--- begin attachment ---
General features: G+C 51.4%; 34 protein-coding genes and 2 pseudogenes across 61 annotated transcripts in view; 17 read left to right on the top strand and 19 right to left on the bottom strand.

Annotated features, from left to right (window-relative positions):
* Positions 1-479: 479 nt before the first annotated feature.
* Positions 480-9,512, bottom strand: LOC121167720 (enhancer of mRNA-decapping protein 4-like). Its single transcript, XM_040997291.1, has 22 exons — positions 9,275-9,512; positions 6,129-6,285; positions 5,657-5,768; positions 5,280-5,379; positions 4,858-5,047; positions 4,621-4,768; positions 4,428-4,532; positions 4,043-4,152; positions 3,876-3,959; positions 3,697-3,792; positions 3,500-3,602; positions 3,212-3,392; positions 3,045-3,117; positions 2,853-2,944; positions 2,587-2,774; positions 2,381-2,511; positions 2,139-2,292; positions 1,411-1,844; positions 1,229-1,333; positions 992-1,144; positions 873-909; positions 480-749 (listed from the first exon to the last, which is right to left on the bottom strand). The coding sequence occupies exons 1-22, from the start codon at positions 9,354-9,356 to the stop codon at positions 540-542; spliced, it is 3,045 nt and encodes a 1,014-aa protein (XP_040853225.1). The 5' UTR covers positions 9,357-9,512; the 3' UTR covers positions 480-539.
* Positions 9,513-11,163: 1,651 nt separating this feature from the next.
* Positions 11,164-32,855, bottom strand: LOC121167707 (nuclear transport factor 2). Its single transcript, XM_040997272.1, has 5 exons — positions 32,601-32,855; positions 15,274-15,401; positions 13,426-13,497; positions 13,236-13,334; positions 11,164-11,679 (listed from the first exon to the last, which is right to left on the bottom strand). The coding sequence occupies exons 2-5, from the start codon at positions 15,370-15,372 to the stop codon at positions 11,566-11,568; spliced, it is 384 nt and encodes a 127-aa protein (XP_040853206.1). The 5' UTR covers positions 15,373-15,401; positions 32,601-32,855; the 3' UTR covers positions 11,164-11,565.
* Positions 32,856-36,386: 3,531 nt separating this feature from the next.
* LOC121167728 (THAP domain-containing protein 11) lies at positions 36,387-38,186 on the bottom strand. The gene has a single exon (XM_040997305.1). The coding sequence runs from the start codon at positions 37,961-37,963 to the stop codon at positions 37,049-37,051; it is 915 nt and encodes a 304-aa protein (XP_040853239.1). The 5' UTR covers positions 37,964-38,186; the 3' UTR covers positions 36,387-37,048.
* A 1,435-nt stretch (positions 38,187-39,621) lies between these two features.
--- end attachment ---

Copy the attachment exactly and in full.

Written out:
General features: G+C 51.4%; 34 protein-coding genes and 2 pseudogenes across 61 annotated transcripts in view; 17 read left to right on the top strand and 19 right to left on the bottom strand.

Annotated features, from left to right (window-relative positions):
* Positions 1-479: 479 nt before the first annotated feature.
* Positions 480-9,512, bottom strand: LOC121167720 (enhancer of mRNA-decapping protein 4-like). Its single transcript, XM_040997291.1, has 22 exons — positions 9,275-9,512; positions 6,129-6,285; positions 5,657-5,768; positions 5,280-5,379; positions 4,858-5,047; positions 4,621-4,768; positions 4,428-4,532; positions 4,043-4,152; positions 3,876-3,959; positions 3,697-3,792; positions 3,500-3,602; positions 3,212-3,392; positions 3,045-3,117; positions 2,853-2,944; positions 2,587-2,774; positions 2,381-2,511; positions 2,139-2,292; positions 1,411-1,844; positions 1,229-1,333; positions 992-1,144; positions 873-909; positions 480-749 (listed from the first exon to the last, which is right to left on the bottom strand). The coding sequence occupies exons 1-22, from the start codon at positions 9,354-9,356 to the stop codon at positions 540-542; spliced, it is 3,045 nt and encodes a 1,014-aa protein (XP_040853225.1). The 5' UTR covers positions 9,357-9,512; the 3' UTR covers positions 480-539.
* Positions 9,513-11,163: 1,651 nt separating this feature from the next.
* Positions 11,164-32,855, bottom strand: LOC121167707 (nuclear transport factor 2). Its single transcript, XM_040997272.1, has 5 exons — positions 32,601-32,855; positions 15,274-15,401; positions 13,426-13,497; positions 13,236-13,334; positions 11,164-11,679 (listed from the first exon to the last, which is right to left on the bottom strand). The coding sequence occupies exons 2-5, from the start codon at positions 15,370-15,372 to the stop codon at positions 11,566-11,568; spliced, it is 384 nt and encodes a 127-aa protein (XP_040853206.1). The 5' UTR covers positions 15,373-15,401; positions 32,601-32,855; the 3' UTR covers positions 11,164-11,565.
* Positions 32,856-36,386: 3,531 nt separating this feature from the next.
* LOC121167728 (THAP domain-containing protein 11) lies at positions 36,387-38,186 on the bottom strand. The gene has a single exon (XM_040997305.1). The coding sequence runs from the start codon at positions 37,961-37,963 to the stop codon at positions 37,049-37,051; it is 915 nt and encodes a 304-aa protein (XP_040853239.1). The 5' UTR covers positions 37,964-38,186; the 3' UTR covers positions 36,387-37,048.
* A 1,435-nt stretch (positions 38,187-39,621) lies between these two features.